This week alone, I’ve had about 12 emails from my estate agents informing us that we have viewings and will we please tidy up! Therefore, you lucky freshers out there are starting to think about second year and moving into a private student house. So, I present to you (fanfare please), your step-by-step guide to acquiring and moving into a student house. I genuinely feel like I have authority in writing this too, as I’m typing from my warm bedroom with ensuite and walk in freaking wardrobe! I am the oracle of student housing. I have all the knowledge. Gather round little ones…
- Early bird really does catch the non-infested house with off road parking.
By January of first year I knew who I was going to live with (actually I knew at the end of freshers fortnight). Get a group together ASAP, of people you’re sure you can tolerate living with and get searching. There’s a student housing problem in Portsmouth, as 25% of freshers still have to move directly into private housing. This is often the case, which means everyone is hunting so get going.
Rightmove Student is a good place to start, actually it’s usually the best. However, I’d also recommend searching for the estate agents in your local area, and go directly to their website. If you live in a uni town (obvs you do if you go to uni), most agents will also have a section on their website for student housing, and it tends to be more detailed than Rightmove Student. Create a list of the houses you’ve agreed you like and want to see. I do admit to creating an Excel spreadsheet, detailing cost, number of bathrooms, parking y/n, and a location rating 1-5. I loved it.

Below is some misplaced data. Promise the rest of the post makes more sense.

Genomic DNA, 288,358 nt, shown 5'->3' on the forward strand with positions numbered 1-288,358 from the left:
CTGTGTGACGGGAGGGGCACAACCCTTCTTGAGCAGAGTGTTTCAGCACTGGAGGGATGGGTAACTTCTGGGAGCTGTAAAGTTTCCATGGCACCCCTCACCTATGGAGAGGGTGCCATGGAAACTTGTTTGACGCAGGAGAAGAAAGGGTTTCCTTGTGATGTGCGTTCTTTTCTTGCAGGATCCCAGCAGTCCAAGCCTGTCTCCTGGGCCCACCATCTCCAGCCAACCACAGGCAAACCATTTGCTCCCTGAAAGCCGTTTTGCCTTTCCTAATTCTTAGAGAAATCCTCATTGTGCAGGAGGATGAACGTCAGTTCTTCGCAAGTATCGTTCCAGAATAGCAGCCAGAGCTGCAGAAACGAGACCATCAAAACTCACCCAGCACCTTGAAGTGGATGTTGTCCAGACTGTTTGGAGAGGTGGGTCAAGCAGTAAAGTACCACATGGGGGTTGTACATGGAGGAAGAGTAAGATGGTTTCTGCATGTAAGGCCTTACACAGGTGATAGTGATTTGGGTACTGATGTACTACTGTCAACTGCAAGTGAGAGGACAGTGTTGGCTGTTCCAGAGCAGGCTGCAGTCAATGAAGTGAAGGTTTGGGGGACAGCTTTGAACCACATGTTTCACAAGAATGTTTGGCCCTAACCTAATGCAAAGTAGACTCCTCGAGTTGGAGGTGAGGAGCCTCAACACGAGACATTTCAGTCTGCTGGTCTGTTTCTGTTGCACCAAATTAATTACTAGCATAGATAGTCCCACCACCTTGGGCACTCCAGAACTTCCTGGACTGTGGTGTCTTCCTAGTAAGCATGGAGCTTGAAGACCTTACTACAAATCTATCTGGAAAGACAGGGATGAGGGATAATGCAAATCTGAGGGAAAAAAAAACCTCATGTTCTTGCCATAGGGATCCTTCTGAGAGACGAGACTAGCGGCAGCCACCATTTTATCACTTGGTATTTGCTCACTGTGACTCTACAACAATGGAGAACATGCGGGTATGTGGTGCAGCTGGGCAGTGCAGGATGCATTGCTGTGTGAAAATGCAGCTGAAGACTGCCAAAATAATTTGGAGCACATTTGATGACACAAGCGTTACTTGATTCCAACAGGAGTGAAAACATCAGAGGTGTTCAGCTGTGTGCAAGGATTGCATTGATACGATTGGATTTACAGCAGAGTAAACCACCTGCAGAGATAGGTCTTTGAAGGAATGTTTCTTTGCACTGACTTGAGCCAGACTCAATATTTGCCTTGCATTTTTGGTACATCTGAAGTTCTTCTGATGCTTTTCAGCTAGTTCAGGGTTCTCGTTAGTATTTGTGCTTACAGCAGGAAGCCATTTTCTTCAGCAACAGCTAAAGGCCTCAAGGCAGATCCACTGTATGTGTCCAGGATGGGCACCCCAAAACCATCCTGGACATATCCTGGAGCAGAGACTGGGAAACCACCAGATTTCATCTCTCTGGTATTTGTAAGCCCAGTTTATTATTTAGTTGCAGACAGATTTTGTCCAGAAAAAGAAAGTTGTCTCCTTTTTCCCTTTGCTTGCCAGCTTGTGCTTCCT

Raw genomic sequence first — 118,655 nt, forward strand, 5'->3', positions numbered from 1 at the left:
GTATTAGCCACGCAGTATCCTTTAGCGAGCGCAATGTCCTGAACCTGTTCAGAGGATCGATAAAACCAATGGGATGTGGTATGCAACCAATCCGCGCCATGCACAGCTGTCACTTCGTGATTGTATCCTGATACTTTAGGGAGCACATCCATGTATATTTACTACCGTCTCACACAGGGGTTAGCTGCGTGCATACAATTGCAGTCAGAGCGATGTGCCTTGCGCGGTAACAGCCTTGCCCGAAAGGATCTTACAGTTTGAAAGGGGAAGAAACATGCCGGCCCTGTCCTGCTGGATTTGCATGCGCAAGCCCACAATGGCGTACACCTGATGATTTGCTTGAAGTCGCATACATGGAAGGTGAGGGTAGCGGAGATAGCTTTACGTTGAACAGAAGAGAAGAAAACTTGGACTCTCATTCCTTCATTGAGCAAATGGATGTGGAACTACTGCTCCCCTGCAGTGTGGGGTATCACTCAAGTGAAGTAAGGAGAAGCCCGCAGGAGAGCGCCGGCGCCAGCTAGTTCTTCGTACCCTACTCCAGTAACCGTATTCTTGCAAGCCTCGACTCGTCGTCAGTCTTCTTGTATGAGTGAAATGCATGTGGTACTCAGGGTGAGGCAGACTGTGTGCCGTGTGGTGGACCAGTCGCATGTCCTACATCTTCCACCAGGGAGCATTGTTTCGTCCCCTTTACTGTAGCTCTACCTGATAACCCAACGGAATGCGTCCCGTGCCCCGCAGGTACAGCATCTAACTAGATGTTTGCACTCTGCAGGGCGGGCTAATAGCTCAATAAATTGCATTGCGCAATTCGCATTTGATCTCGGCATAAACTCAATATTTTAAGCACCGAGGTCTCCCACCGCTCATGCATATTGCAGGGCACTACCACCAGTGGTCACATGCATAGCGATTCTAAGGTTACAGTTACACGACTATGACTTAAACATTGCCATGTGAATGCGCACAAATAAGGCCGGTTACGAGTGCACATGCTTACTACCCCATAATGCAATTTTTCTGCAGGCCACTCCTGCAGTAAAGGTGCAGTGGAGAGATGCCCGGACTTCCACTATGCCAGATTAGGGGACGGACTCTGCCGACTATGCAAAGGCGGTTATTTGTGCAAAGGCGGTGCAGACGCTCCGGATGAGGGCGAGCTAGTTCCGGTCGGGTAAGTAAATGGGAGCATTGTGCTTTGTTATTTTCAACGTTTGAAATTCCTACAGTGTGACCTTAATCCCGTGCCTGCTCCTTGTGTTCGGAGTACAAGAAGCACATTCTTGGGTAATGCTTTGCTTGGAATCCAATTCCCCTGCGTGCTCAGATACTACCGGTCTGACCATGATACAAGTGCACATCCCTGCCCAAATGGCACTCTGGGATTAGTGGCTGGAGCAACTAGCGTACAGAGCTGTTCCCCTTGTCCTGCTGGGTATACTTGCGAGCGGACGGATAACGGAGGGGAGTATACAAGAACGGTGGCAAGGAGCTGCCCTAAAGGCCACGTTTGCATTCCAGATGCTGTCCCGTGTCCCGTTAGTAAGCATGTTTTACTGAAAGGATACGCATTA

Don’t be scared by the angry boys begrudgingly letting you into their room for thirty seconds. Don’t be scared of estate agents. Have a proper look and take your time. I recommend asking:
Are bills included? If not, how much (roughly) do the current tenants pay?
On what basis do you pay rent, termly, monthly etc?
If there are facilities such as a garage, can you use it? (some landlords say no, idek why)
- Narrowing it down
If you can, ask around about the estate agents. Maybe post on yikyak (is that still a thing?) or twitter or student room and just check there’s no horror stories about secret fees or ancient viking ghosts or other fun stuff.
I can say, as someone who fucking loves their student house, that the important things are location (to bus stop/uni and a supermarket) and bathroom situations. Although, also think about heat (radiator size), if the parking is street or off-road, and if there’s a nice communal area.
- When you’ve found THE ONE
You’ll probably have to trot down to the estate agents, but before you sign ANYTHING, ask a few more questions:
How much will be your responsibility regarding breakages/natural wear and tear?
Will you deal with a service or the landlord directly if there is a problem? (Hehe, our landlord is scared of students, so we have top lols with our estate agent’s management team).